Heroes MAKE America Helps Veterans, Spouses Find Their Next Mission in Manufacturing [Q&A]

Heroes MAKE America Helps Veterans, Spouses Find Their Next Mission in Manufacturing [Q&A]


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Heroes MAKE America

“One of the things that’s really challenging with the military community is finding that next mission,” says Babs Chase, Vice President of Military & Veterans Programs at The Manufacturing Institute.

She explains: “The military community is a community of wraparound support. It’s everything from where do you live? Where do you shop? How do you dress? Everything in your world is wrapped up in that military community.”

“When you step out of that, it’s really scary.”

Whether service members served three years or 25 years, it’s difficult for them to transition to other work. Often they’re so anxious that they take the first thing they come across, even if it’s not the right fit for them.

“My husband did 20 years in the Navy. This is personal,” says Chase. “I spent about 15 years in the Pentagon, so I watched so many friends at all different levels of service try and find that next mission.”

In her role at The Manufacturing Institute, Chase leads an initiative called Heroes MAKE America that works to introduce veterans, reservists, the National Guard, and military spouses to different sectors of the manufacturing industry so they can make judicious career choices. The pipeline of qualified workers who know how to work under pressure is also helping the industry close the skills gap.

Thomas Insights (TI): Can you tell me why veterans have great training for a career in manufacturing?

Babs Chase (BC): Our members in the military community have the technical training, have leadership skills, and they’re mission-focused. They are accustomed to working in teams towards a common goal. It sounds minimal, but it’s really not — they’re on time. They’re disciplined, and they’re adaptable. When you think about the variety of environments that they’re placed in and whether that’s in combat, they’re in high-stress situations on a regular basis, and they have to keep their cool.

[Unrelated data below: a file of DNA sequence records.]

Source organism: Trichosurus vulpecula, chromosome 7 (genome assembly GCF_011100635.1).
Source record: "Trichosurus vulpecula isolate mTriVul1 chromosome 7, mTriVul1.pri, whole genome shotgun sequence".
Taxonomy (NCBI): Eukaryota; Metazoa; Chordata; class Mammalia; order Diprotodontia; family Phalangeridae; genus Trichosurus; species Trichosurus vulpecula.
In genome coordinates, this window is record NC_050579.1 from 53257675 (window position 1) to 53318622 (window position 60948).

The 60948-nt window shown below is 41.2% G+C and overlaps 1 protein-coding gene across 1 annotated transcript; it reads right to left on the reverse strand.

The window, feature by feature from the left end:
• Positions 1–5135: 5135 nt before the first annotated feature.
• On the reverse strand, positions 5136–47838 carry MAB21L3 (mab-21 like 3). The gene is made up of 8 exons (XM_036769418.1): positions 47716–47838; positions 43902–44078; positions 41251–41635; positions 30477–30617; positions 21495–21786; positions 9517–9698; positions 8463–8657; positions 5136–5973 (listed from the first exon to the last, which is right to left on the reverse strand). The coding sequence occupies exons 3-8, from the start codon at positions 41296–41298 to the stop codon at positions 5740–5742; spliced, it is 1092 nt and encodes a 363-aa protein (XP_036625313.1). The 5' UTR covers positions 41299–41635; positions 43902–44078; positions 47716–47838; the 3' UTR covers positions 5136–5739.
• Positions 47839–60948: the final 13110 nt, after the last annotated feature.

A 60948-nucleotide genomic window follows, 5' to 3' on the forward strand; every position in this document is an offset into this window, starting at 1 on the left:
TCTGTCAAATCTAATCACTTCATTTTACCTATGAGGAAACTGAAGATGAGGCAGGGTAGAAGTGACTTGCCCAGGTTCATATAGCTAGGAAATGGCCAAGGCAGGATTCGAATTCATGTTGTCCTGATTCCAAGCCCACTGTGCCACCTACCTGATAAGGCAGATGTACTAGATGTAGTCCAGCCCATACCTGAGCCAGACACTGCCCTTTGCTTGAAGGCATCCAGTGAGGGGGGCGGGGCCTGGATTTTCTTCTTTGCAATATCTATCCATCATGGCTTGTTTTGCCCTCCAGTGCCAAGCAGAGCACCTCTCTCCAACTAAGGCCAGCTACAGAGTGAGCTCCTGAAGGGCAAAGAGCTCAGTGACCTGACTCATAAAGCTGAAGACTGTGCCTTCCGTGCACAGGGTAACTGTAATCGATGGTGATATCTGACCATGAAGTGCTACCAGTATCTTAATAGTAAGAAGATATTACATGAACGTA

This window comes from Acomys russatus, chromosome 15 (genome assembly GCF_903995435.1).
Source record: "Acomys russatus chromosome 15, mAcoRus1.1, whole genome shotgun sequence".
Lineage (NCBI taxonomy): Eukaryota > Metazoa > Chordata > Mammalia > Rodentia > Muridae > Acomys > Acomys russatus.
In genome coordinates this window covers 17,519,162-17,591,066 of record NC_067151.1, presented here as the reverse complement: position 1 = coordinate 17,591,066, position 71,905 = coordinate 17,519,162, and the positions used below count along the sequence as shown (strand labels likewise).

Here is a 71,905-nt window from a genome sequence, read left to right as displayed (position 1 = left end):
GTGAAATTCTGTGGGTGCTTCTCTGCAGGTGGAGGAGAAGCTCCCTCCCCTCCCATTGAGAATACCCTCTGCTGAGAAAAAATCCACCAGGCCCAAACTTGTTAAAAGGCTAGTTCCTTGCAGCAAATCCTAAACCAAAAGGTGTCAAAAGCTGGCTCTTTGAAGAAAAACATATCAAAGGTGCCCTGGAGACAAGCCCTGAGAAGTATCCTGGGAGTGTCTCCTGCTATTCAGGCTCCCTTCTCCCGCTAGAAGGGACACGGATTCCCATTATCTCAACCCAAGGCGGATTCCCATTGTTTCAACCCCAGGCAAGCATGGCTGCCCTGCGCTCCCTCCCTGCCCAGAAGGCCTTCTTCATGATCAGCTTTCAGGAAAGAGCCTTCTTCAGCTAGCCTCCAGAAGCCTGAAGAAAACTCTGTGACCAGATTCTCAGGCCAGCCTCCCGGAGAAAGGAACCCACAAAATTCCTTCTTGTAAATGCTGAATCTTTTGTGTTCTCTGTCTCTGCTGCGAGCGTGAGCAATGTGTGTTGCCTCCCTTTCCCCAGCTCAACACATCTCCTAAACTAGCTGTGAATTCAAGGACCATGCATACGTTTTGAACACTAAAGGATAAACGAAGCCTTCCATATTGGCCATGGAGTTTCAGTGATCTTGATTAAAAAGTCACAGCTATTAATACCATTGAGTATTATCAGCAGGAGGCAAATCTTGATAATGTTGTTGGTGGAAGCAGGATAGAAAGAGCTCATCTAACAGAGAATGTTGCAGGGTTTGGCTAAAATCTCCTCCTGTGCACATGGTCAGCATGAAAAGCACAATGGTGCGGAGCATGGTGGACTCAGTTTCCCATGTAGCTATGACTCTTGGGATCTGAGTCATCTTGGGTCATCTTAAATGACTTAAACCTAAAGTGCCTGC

So what I like to say is those who have served really know how to operate and excel, not just in a challenging environment but in a fast-paced environment. And these are all traits that we know are particularly essential during these interesting times in manufacturing.

TI: How is Heroes MAKE America unique from other veteran-focused programs?

BC:  There are a lot of amazing organizations and opportunities for those that are trying to transition into civilian careers, but what makes us particularly unique is we are an industry-focused and industry-led initiative. We hone in on how we engage, recruit, and prepare talent for manufacturing. We know what a need there is in the industry and what incredible lucrative careers that it can be.

We are a Department of Defense-approved skill-bridge program, which means that transitioning service members are able to participate in our training during their last 180 days of service. We also work with veterans, National Guard, reservists, and military spouses of active duty.